Background: In patients with diabetes, comorbid depression has been shown to be associated with increased medical symptom burden, additional functional impairment, poor self-care, increased risk of macrovascular and microvascular complications, higher medical costs, and greater mortality.
Objective: The authors performed a longitudinal observation to assess the pathway between diabetes complications and subsequent depression.
Method: In a prospective study of primary-care patients with diabetes (N=2,759), the authors determined, from automated data and chart review, whether macrovascular or microvascular events or coronary, cerebrovascular, or peripheral vascular procedures during follow-up were associated with meeting criteria for major depression at 5-year follow-up.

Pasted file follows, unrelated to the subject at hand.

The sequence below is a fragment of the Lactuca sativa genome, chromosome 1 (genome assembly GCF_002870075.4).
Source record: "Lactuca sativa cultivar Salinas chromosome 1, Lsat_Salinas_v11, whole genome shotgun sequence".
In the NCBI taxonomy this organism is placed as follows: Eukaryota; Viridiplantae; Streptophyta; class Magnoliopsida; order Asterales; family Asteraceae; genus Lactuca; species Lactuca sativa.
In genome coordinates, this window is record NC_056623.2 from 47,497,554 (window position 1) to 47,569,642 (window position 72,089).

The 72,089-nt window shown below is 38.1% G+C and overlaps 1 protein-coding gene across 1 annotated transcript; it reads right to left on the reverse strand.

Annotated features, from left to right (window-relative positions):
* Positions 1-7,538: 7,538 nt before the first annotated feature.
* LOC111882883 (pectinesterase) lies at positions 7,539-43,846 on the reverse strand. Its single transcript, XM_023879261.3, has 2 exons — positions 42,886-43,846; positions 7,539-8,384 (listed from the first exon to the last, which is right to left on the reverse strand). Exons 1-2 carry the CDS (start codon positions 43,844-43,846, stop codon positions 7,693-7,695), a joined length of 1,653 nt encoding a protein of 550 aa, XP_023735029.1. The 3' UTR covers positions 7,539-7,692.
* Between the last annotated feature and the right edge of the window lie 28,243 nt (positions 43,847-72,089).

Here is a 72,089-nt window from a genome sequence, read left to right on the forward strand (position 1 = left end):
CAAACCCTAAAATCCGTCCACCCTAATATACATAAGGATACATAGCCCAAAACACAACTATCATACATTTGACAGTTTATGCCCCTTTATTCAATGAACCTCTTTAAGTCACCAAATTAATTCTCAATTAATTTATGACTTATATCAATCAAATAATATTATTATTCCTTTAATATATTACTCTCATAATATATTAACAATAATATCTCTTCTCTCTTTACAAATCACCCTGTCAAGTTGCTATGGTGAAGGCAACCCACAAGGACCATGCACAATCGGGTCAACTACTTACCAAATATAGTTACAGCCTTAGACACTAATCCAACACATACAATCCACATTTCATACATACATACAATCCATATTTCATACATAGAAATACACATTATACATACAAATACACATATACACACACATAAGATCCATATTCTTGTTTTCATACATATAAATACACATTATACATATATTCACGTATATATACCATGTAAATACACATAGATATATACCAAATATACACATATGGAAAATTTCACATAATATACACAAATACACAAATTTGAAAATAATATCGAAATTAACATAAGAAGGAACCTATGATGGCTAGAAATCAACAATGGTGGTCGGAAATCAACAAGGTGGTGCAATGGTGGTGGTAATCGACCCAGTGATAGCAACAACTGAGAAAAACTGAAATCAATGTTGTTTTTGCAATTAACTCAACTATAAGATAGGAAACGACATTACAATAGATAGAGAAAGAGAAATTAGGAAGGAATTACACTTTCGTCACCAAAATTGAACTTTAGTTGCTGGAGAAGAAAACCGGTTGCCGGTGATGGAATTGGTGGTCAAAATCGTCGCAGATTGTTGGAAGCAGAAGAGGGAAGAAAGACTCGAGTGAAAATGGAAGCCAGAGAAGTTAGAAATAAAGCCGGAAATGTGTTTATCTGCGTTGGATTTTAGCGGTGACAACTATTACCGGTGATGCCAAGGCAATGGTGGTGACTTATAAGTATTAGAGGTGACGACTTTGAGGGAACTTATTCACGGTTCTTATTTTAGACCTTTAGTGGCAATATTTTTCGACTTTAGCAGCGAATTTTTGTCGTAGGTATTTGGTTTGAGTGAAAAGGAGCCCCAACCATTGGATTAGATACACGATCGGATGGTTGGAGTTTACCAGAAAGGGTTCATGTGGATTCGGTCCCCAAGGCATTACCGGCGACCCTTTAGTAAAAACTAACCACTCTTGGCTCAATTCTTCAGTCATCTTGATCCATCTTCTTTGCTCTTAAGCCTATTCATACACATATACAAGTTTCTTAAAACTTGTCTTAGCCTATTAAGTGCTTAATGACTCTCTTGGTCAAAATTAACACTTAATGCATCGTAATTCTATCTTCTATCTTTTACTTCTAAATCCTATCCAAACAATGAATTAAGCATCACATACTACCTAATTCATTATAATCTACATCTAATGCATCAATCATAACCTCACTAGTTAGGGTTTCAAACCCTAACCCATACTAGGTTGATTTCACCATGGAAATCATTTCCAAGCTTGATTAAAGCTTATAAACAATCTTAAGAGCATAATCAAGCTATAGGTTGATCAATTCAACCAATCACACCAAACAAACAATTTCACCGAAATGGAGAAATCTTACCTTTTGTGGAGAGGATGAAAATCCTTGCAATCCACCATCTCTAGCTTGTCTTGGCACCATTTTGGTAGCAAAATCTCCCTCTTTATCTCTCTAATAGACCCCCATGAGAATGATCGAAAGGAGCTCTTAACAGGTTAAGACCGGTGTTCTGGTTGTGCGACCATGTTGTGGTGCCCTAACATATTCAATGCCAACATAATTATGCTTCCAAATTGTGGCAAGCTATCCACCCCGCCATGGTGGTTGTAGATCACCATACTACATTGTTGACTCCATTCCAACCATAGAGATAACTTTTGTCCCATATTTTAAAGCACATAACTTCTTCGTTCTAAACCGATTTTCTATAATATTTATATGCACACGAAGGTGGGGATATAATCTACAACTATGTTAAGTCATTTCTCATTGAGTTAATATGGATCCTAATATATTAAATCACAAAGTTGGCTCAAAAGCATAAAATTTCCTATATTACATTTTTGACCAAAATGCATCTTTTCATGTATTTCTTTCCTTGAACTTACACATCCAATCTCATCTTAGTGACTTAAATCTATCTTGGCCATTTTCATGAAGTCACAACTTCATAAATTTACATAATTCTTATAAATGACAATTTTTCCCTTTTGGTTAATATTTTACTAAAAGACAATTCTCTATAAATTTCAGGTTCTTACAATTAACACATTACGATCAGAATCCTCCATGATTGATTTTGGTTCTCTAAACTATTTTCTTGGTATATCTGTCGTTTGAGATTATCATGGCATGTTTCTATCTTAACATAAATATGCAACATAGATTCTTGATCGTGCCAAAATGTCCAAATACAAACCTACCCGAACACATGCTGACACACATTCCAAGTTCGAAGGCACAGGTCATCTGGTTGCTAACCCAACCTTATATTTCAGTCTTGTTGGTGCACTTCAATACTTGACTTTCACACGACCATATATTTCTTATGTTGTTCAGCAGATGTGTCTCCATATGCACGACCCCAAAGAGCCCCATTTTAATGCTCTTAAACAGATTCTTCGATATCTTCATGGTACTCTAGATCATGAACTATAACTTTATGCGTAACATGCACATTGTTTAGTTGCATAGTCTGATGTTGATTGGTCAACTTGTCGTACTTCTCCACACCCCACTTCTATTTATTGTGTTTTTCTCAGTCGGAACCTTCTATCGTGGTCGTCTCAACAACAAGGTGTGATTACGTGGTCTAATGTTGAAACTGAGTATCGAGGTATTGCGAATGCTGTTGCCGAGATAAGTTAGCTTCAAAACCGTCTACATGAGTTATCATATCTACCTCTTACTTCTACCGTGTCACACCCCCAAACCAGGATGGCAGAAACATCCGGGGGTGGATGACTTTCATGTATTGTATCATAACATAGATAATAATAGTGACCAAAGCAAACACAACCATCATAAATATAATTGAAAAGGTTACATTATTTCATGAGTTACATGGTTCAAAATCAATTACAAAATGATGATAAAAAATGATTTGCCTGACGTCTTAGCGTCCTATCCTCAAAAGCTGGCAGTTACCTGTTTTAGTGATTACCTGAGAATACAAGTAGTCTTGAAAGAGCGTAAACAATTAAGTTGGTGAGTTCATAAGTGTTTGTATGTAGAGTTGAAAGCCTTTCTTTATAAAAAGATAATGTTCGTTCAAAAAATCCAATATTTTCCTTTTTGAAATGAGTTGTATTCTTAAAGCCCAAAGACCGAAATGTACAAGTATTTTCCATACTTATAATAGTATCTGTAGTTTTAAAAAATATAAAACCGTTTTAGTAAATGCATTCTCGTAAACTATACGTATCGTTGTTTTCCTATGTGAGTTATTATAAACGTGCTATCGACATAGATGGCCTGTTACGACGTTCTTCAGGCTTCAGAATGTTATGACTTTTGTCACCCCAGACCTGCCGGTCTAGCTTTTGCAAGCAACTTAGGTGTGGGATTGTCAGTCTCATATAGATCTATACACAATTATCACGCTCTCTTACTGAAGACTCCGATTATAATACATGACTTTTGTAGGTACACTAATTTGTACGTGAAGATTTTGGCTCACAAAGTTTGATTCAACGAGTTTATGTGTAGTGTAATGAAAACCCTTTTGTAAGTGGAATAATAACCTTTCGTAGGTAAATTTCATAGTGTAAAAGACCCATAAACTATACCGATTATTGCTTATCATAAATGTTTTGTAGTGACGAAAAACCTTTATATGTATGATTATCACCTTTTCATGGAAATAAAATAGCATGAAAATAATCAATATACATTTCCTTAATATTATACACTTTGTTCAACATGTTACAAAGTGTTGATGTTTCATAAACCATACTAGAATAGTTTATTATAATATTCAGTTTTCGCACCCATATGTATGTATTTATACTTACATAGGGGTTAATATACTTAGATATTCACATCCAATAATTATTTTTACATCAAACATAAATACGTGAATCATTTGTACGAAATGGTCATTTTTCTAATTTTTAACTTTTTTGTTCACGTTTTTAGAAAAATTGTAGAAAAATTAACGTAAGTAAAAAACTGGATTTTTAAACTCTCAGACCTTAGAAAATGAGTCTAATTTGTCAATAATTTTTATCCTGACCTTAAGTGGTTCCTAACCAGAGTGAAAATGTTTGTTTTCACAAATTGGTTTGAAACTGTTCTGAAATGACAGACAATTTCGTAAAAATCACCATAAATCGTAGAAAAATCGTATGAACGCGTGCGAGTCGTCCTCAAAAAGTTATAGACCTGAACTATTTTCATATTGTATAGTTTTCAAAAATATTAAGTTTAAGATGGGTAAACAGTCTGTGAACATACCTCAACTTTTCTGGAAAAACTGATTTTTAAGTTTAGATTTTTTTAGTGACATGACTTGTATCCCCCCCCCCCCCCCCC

Results: After controlling for baseline severity of depression symptoms and history of depression, having one-or-more coronary procedures during follow-up, and baseline severity of diabetes symptoms were strong predictors of having major depression at 5-year follow-up.
Conclusion: The risk of major depression among persons with diabetes is increased by previous depression history, baseline diabetes symptoms, and having had cardiovascular procedures.